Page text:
What a great big sprawly book this is, a book to get lost in, a book that is -- despite its rather depressing subject matter -- a lot of fun to read. The voices! Oh, the voices!

And no, not the voices in my head. The voices in the book. Author David Ebershoff is a master of voice. He glides effortlessly from writing as a present-day gay man to writing as a prim, 19th-century Mormon wife. In between, he creates pitch-perfect Wikipedia entries and legal documents, as well as letters and journal entries from all kinds of minor characters.

His book, "The 19th Wife," tells two parallel stories, both centered on the difficult situation of plural marriages. One track is a modern-day murder mystery narrated by a young man named Jordan, who was expelled from a Mormon fringe group. His father is murdered -- shot while cyber flirting -- and Jordan's mother, who is Wife No. 19, is arrested.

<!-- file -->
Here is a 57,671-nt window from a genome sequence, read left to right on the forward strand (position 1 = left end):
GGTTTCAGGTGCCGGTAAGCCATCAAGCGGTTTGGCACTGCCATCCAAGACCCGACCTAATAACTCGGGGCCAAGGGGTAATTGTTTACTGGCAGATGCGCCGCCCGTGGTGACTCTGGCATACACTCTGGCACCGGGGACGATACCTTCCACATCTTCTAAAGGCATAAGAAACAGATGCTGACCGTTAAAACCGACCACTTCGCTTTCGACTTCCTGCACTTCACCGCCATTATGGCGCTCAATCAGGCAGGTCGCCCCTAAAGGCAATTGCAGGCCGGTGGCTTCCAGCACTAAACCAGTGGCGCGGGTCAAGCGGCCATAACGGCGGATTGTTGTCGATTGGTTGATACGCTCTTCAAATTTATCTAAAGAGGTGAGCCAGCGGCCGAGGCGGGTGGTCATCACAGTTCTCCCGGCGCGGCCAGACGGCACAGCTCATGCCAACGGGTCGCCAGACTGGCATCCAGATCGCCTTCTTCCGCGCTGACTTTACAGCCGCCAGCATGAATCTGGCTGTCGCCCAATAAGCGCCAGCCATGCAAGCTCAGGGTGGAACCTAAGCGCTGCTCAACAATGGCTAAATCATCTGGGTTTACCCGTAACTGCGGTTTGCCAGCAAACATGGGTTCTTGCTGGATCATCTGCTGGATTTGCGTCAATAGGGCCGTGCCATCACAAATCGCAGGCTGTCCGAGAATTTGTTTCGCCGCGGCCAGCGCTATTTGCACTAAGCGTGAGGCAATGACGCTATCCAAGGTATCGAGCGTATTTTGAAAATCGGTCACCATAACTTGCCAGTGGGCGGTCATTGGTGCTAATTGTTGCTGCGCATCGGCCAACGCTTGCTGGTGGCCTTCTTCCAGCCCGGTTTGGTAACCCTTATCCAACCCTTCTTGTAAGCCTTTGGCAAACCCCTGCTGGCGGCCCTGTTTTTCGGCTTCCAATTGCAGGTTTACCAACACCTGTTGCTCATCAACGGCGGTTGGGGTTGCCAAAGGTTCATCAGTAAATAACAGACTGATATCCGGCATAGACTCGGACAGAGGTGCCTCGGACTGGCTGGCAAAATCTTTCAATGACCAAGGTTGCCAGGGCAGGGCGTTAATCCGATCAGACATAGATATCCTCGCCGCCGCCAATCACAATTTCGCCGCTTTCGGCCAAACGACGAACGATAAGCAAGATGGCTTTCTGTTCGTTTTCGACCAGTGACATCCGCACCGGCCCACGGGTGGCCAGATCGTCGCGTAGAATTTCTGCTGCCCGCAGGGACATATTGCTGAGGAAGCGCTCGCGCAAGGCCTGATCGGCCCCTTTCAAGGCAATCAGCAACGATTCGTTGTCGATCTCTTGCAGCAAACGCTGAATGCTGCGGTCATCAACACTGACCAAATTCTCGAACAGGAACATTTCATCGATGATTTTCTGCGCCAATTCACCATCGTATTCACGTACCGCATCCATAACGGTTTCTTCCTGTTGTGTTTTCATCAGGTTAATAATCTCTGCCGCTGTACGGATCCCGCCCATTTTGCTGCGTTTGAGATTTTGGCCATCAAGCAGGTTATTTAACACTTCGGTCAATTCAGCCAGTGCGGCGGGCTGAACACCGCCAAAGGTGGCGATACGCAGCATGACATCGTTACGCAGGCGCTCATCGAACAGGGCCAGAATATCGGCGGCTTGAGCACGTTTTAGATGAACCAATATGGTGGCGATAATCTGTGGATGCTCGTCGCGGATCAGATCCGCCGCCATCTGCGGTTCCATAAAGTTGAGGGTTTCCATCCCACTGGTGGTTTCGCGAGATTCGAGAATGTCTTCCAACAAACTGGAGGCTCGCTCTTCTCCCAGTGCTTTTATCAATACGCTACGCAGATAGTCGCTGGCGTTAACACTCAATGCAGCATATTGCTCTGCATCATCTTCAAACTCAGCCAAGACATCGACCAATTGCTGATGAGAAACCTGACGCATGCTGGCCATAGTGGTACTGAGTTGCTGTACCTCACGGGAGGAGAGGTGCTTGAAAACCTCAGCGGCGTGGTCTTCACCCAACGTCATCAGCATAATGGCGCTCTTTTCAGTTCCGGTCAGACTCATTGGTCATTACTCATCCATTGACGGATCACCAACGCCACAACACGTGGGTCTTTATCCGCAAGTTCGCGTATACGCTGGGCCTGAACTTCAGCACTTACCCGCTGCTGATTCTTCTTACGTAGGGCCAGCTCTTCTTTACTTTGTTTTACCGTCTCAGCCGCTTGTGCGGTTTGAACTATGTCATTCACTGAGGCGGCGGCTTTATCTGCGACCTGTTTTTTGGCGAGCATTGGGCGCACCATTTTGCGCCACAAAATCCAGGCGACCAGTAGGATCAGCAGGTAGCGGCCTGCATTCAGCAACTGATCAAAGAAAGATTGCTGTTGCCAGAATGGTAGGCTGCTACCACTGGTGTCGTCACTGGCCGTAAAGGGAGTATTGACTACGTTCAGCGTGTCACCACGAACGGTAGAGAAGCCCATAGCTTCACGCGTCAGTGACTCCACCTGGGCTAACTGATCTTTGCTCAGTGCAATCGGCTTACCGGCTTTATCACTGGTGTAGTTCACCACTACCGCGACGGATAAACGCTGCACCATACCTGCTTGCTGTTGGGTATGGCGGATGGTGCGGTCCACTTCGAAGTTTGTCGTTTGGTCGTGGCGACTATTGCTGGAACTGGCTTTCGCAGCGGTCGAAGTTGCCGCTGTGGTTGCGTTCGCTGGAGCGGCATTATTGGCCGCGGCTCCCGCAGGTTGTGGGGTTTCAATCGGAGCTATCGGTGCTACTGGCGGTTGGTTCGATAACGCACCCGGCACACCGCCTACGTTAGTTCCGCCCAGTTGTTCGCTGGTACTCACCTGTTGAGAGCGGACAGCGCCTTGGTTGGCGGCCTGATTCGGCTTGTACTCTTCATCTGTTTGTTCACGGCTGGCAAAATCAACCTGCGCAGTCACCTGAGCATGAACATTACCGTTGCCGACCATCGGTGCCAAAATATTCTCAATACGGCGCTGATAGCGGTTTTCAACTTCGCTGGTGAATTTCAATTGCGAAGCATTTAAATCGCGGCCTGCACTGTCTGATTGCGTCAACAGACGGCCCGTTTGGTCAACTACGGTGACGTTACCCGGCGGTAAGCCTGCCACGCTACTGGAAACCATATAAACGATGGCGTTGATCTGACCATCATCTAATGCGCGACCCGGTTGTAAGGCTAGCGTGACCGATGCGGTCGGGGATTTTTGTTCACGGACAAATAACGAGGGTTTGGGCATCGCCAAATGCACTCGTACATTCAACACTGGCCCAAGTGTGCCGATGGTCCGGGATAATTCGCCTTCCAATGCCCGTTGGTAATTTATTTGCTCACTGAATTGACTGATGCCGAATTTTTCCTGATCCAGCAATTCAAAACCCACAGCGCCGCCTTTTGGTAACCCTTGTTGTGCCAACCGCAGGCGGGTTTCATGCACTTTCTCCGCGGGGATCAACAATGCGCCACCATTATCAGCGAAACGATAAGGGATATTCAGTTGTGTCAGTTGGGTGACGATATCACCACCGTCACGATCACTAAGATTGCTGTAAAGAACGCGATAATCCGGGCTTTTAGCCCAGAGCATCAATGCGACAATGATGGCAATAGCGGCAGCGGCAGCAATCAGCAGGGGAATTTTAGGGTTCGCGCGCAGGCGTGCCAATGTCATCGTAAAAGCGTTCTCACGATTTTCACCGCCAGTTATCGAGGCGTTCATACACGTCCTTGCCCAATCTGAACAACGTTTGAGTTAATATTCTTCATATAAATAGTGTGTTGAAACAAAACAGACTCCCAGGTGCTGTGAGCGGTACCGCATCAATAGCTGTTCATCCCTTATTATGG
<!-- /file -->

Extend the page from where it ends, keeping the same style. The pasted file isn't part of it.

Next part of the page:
Jordan is drawn into the investigation. Hoping to clear his mother's name, he heads back to the remote town that expelled him, knowing that it is not safe; this is a place that writes its own laws.

The other track is the story of Eliza Ann Young, who was Brigham Young's 19th wife. Like E.L. Doctorow, Ebershoff combines real people and historic events with fiction; Eliza Ann was a real person who really did reject plural marriage and demand a divorce from Young.

I have no idea where fact leaves off and fiction begins, but in Ebershoff's hands, her story becomes rich and full -- and, in its own way, just as ominous as Jordan's. Both make strong points about plural marriage, how it brings out the worst in everyone: turns women into victims, turns men into predators.